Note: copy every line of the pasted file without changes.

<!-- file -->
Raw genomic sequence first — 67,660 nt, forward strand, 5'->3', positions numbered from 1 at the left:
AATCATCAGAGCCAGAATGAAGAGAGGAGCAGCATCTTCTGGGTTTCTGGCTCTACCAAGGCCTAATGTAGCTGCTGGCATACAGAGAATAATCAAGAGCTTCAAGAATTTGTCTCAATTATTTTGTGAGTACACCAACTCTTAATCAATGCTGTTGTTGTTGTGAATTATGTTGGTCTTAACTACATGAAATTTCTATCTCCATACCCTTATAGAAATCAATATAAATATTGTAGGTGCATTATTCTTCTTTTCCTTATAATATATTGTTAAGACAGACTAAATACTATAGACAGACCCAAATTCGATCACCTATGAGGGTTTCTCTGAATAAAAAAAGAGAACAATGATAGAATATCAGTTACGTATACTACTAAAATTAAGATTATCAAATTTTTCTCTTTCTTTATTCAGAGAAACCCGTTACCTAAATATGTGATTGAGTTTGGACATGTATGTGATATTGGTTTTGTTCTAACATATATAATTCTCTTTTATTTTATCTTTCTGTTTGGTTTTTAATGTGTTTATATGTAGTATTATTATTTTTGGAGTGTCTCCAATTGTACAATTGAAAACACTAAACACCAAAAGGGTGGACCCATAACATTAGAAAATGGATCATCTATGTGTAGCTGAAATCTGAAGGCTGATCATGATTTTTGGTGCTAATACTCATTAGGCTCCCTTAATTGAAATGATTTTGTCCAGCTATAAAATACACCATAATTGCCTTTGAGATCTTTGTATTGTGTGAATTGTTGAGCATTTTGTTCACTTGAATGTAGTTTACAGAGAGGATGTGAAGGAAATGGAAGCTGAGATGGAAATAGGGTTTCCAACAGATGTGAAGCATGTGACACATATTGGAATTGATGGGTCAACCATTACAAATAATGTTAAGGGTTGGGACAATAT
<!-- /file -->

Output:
Raw genomic sequence first — 67,660 nt, forward strand, 5'->3', positions numbered from 1 at the left:
AATCATCAGAGCCAGAATGAAGAGAGGAGCAGCATCTTCTGGGTTTCTGGCTCTACCAAGGCCTAATGTAGCTGCTGGCATACAGAGAATAATCAAGAGCTTCAAGAATTTGTCTCAATTATTTTGTGAGTACACCAACTCTTAATCAATGCTGTTGTTGTTGTGAATTATGTTGGTCTTAACTACATGAAATTTCTATCTCCATACCCTTATAGAAATCAATATAAATATTGTAGGTGCATTATTCTTCTTTTCCTTATAATATATTGTTAAGACAGACTAAATACTATAGACAGACCCAAATTCGATCACCTATGAGGGTTTCTCTGAATAAAAAAAGAGAACAATGATAGAATATCAGTTACGTATACTACTAAAATTAAGATTATCAAATTTTTCTCTTTCTTTATTCAGAGAAACCCGTTACCTAAATATGTGATTGAGTTTGGACATGTATGTGATATTGGTTTTGTTCTAACATATATAATTCTCTTTTATTTTATCTTTCTGTTTGGTTTTTAATGTGTTTATATGTAGTATTATTATTTTTGGAGTGTCTCCAATTGTACAATTGAAAACACTAAACACCAAAAGGGTGGACCCATAACATTAGAAAATGGATCATCTATGTGTAGCTGAAATCTGAAGGCTGATCATGATTTTTGGTGCTAATACTCATTAGGCTCCCTTAATTGAAATGATTTTGTCCAGCTATAAAATACACCATAATTGCCTTTGAGATCTTTGTATTGTGTGAATTGTTGAGCATTTTGTTCACTTGAATGTAGTTTACAGAGAGGATGTGAAGGAAATGGAAGCTGAGATGGAAATAGGGTTTCCAACAGATGTGAAGCATGTGACACATATTGGAATTGATGGGTCAACCATTACAAATAATGTTAAGGGTTGGGACAATAT